We need Vitamin D. Vitamin D helps our body absorb calcium and maintain enough calcium and phosphate in our blood so it doesn’t get pulled out of bone. It also enables bone growth and the breaking down and building up of bone. Low levels of vitamin D contribute to osteoporosis and a condition called osteomalacia, which produces an aching pain in our bones as the bone weakens. Low vitamin D also causes muscle weakness, which can lead to falls and fractures as we age. The best source of D is sunlight, but it’s nearly impossible to get enough in the fall and winter, or if we’re using sunscreen. That’s why supplements are helpful. The Institute of Medicine (IOM) recommends a daily level of vitamin D to 600 international units (IUs) for anyone up to age 71 years old, including children, and as much as 800 IUs for those 71 and older. As with all medicines or supplements, consult with your physician or nutritionist to ensure the best regimen for your personal wellness needs.
Evaluate shoes. Proper footwear is important for bone and joint health. It is important that all shoes, including tennis and athletic shoes, fit properly. Toes need room and there should be good arch support. Some sort of cushion, especially under the ball and heel areas of feet, also is recommended.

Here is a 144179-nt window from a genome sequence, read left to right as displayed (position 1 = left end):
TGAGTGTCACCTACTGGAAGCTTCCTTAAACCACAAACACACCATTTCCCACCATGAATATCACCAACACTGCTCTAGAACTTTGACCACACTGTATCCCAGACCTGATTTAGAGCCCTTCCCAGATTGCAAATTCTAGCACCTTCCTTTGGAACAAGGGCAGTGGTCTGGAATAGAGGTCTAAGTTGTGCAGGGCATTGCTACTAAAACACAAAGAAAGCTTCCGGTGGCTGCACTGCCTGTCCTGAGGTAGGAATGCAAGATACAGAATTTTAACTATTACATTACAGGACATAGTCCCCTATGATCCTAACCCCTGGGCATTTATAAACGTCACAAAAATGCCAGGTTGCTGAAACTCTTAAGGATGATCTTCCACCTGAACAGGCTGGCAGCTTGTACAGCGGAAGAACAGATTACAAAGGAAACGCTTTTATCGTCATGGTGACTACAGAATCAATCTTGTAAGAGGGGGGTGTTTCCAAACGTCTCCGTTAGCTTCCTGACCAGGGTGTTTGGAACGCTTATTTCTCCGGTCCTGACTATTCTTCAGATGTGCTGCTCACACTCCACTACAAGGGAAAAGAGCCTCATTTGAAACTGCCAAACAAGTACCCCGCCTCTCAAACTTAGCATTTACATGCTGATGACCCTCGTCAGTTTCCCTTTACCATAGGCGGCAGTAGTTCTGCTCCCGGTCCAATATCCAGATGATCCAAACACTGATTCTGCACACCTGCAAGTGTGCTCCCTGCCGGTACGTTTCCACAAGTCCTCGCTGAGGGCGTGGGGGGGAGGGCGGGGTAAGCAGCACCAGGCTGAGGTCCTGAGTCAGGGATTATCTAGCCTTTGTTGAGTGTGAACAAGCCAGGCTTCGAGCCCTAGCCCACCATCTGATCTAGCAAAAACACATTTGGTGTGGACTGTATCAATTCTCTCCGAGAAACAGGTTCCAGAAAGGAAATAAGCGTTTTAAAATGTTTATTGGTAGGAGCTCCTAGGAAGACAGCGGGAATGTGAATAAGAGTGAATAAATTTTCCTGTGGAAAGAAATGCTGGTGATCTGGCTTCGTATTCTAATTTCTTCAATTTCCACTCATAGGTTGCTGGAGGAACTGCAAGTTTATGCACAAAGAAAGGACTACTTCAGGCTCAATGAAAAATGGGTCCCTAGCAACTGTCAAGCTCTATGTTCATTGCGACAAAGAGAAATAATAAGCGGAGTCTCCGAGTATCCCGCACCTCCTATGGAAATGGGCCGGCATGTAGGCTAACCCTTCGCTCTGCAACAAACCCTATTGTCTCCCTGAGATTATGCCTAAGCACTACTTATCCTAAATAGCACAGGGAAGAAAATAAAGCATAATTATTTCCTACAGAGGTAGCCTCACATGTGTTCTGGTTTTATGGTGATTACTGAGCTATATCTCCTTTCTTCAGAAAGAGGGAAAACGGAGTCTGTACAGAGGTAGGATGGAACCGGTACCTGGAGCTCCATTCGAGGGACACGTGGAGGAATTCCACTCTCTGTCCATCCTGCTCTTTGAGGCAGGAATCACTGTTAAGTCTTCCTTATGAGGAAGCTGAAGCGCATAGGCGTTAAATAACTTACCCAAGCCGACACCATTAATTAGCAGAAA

Change positions. Sitting or standing all day, day after day, can cause joint pain. We need to vary our routines to give both our bodies and joints variety and rest periods. Getting up and moving around is helpful to break up a routine and keep our bodies in shape.
Listen to biofeedback. Overdoing it can be costly. Make sure kids are staying bio aware and addressing any aches and pains.
Among the signs of strain on the musculoskeletal system:
- Back pain.
- Pain in the groin or inside of the thigh and knee, which may signal a significant problem with the growth plate of the hip.
- Bowed legs (where the knees bend outward). Some bowing of the legs is common in children age 2 and younger; however, an ongoing or worsening spread of the knees are not normal.
- Knock knees, or knees bending inward or even touching, may cause early arthritis and knee, shin and foot pain.
If you notice any of these conditions in a child, especially if they worsen over time, please contact your health care provider as soon as possible. After an examination, which may include X-rays or other imaging, a diagnosis and appropriate treatment protocol will be determined.
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In observance of this day, the USBJI is asking you to share your event or your thoughts on Facebook or via Twitter @USBJI.